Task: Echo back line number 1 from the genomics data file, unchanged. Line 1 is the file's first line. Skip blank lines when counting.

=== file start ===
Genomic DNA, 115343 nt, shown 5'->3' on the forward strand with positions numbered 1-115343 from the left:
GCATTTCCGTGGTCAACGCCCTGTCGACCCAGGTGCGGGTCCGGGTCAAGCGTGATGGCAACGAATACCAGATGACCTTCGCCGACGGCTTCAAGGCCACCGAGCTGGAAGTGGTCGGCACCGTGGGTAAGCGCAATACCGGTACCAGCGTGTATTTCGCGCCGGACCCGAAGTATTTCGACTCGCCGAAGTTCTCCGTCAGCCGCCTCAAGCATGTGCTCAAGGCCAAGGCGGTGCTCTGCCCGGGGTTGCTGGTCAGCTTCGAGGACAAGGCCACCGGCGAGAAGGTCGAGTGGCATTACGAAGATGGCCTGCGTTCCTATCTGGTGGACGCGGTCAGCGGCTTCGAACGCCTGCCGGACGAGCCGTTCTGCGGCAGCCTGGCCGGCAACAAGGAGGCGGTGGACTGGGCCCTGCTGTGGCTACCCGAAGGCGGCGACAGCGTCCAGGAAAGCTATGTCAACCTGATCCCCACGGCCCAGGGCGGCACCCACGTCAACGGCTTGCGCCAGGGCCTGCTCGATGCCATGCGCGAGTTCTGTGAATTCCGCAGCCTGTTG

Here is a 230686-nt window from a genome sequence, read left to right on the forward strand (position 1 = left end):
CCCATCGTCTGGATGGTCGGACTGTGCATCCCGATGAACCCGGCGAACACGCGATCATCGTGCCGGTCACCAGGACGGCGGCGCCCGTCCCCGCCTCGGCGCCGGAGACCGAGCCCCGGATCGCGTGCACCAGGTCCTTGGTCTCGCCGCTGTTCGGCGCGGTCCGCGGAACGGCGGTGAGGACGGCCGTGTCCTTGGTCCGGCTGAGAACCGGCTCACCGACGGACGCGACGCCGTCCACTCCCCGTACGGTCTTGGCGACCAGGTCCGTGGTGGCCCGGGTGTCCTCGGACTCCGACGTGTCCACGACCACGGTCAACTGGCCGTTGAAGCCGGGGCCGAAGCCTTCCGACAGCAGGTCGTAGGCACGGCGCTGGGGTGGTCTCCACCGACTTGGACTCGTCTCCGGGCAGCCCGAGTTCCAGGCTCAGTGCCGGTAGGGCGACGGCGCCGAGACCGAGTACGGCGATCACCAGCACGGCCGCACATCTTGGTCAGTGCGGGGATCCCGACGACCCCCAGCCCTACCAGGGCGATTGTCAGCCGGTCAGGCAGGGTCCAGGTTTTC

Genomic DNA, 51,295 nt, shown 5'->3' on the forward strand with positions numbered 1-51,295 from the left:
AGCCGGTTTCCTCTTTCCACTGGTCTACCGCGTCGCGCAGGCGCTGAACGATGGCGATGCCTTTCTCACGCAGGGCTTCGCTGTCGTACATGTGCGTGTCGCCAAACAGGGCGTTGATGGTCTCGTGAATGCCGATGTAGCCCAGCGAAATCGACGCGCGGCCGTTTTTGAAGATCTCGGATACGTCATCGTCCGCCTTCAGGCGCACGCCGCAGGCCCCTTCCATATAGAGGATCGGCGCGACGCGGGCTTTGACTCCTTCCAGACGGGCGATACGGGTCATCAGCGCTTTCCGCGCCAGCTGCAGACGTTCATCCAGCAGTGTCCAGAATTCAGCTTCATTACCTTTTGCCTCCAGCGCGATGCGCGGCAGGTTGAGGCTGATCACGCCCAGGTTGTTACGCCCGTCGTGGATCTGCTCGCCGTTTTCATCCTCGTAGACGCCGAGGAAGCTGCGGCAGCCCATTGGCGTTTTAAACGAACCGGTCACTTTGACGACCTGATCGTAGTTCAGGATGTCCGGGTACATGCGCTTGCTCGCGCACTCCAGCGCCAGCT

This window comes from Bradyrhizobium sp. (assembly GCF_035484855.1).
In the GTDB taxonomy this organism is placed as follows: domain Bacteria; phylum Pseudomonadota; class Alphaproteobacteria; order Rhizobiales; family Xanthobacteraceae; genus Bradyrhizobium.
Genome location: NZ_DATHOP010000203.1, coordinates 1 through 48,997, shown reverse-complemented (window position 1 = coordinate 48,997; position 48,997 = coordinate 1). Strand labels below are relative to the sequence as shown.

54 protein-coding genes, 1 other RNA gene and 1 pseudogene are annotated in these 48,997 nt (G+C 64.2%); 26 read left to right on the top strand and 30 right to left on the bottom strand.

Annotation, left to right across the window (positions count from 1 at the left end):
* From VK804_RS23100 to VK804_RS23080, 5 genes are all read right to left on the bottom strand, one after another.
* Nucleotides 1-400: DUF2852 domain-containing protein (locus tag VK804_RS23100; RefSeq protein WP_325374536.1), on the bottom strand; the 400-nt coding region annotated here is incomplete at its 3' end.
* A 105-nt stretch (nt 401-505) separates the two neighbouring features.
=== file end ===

Genomic DNA, 115343 nt, shown 5'->3' on the forward strand with positions numbered 1-115343 from the left: